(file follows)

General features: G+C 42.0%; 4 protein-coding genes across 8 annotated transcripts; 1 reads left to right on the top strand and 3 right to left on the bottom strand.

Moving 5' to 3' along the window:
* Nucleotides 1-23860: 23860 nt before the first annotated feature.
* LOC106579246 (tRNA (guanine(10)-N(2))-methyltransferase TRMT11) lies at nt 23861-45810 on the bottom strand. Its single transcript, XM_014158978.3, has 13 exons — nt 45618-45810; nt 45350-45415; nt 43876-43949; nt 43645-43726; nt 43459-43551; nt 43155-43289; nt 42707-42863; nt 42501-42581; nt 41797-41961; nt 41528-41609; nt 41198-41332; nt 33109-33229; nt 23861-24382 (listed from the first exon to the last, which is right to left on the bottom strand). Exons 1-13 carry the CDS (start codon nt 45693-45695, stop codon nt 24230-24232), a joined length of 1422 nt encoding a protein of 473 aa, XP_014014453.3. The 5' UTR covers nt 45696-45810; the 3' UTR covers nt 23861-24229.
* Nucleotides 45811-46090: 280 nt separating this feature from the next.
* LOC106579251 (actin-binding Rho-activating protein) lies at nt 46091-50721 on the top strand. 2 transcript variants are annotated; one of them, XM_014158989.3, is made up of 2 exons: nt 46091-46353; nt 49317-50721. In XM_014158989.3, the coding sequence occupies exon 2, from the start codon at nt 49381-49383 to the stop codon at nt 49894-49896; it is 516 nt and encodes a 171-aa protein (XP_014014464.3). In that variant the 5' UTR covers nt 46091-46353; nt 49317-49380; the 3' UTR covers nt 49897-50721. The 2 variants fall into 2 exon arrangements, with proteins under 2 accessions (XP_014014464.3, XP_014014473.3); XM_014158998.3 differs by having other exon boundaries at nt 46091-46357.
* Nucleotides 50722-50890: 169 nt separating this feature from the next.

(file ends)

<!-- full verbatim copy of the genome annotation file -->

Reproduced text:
General features: G+C 42.0%; 4 protein-coding genes across 8 annotated transcripts; 1 reads left to right on the top strand and 3 right to left on the bottom strand.

Moving 5' to 3' along the window:
* Nucleotides 1-23860: 23860 nt before the first annotated feature.
* LOC106579246 (tRNA (guanine(10)-N(2))-methyltransferase TRMT11) lies at nt 23861-45810 on the bottom strand. Its single transcript, XM_014158978.3, has 13 exons — nt 45618-45810; nt 45350-45415; nt 43876-43949; nt 43645-43726; nt 43459-43551; nt 43155-43289; nt 42707-42863; nt 42501-42581; nt 41797-41961; nt 41528-41609; nt 41198-41332; nt 33109-33229; nt 23861-24382 (listed from the first exon to the last, which is right to left on the bottom strand). Exons 1-13 carry the CDS (start codon nt 45693-45695, stop codon nt 24230-24232), a joined length of 1422 nt encoding a protein of 473 aa, XP_014014453.3. The 5' UTR covers nt 45696-45810; the 3' UTR covers nt 23861-24229.
* Nucleotides 45811-46090: 280 nt separating this feature from the next.
* LOC106579251 (actin-binding Rho-activating protein) lies at nt 46091-50721 on the top strand. 2 transcript variants are annotated; one of them, XM_014158989.3, is made up of 2 exons: nt 46091-46353; nt 49317-50721. In XM_014158989.3, the coding sequence occupies exon 2, from the start codon at nt 49381-49383 to the stop codon at nt 49894-49896; it is 516 nt and encodes a 171-aa protein (XP_014014464.3). In that variant the 5' UTR covers nt 46091-46353; nt 49317-49380; the 3' UTR covers nt 49897-50721. The 2 variants fall into 2 exon arrangements, with proteins under 2 accessions (XP_014014464.3, XP_014014473.3); XM_014158998.3 differs by having other exon boundaries at nt 46091-46357.
* Nucleotides 50722-50890: 169 nt separating this feature from the next.